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  • Panama's new President Laurentino Cortizo during his inauguration ceremony, in Panama City.

    Panama's new President Laurentino Cortizo during his inauguration ceremony, in Panama City. | Photo: @NitoCortizo

Published 1 July 2019

Panama’s new President Laurentino Cortizo vowed to end corruption and reduce inequalities at his inauguration ceremony.

Panama's president Laurentino “Nito” Cortizo from the center-left Democratic Revolutionary Party (PRD) took office on Monday, after defeating in a close race in May right-wing candidate Romulo Roux.


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The newly elected head of state will lead the Central American nation for the 2019-2024 term and will have the stabilization of relations with China and the United States as main issues at hand, among many other domestic matters.

In his inauguration speech, Cortizo highlighted the priorities of his presidency: ending government corruption and combating inequality.

The new president presented 16 immediate objectives, many of which will be accomplished within of the first three months, for him and his “Good Government.” 

He announced that one of the next months priorities would be the constitutional reforms proposals and the project of a new law to ensure clear rules and transparency around public contracts.

The proposals also include a Public Contracting Law, payment to state suppliers and contractors, an in-house government austerity program, the program “Study Without Hunger”, creation of the Ministry of Culture, a public works reform and program to work on street maintenance, real state leasing law, extension of preferential interest rates and  a evaluation of the country’s finances. 

The 65-year-old former agricultural minister will also incorporate a pledge made during his campaign to establish a new office called ProPanama within the Ministry of Foreign Affairs, which would work with embassies, consulates, and foreign investors to restore confidence in the country in the aftermath of corruption scandals.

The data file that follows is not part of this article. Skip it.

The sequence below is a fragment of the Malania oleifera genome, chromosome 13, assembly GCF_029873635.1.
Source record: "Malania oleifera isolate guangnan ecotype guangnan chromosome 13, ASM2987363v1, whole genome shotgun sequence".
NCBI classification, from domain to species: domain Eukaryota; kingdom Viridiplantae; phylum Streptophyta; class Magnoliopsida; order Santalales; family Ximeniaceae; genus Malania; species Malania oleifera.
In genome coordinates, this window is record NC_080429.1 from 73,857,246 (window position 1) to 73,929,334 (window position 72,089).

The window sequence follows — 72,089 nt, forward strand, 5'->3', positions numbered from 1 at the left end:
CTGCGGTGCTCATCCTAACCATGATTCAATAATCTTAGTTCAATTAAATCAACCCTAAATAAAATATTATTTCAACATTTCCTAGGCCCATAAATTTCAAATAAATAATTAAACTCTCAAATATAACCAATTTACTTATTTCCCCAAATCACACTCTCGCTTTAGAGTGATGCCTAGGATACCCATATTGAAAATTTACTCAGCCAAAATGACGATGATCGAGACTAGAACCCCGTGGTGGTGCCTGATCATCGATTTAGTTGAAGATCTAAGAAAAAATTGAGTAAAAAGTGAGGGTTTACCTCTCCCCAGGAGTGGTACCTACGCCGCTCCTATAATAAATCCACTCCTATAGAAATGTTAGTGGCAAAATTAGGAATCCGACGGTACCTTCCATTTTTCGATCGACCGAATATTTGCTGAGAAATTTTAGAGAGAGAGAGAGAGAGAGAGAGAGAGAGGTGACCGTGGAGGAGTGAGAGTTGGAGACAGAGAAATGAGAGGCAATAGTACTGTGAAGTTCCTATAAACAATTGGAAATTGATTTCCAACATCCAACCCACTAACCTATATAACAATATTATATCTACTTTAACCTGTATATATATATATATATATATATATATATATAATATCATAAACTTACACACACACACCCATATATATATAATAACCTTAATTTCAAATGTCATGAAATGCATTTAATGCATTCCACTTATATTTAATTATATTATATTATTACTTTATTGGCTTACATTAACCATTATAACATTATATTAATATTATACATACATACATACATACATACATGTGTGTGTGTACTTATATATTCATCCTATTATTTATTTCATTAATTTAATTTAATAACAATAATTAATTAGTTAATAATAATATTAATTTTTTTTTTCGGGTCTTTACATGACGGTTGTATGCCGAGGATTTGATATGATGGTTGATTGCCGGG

Today we celebrate the hope that together we will achieve the transformations that Panama needs. 

The list of high profile corruption cases remains fresh in the minds of Panamanians and has been the prime focus leading up to this year’s elections.

Among the most notorious are the Panama Papers, the infamous international offshore banking scandal; the arrest of ex-President Ricardo Martinelli (2009-2014) for alleged breach of secrecy rights, rights to privacy, and surveillance without judicial authorization; and embezzlement related to the large scale Odebrecht (Car Wash) scandal which incriminated not only 80 Panamanian officials, but also officials from across Latin America.

The country’s financial sector, its infrastructure spending and the revenue from the Panama Canal, led the economy to grow on an average 5,3 percent annually under former President Juan Carlos Varela.

Varela had annoyed the U.S. establishing close tights to China who invested in a number of strategic projects, and Cortizo said during his campaign he would continue to deepen ties with China but slower than his predecessor.

According to Cortizo, “the country's bonanza can not hide the country of misery.” As the government will mainly focus to combat poverty and the reduction of inequalities.

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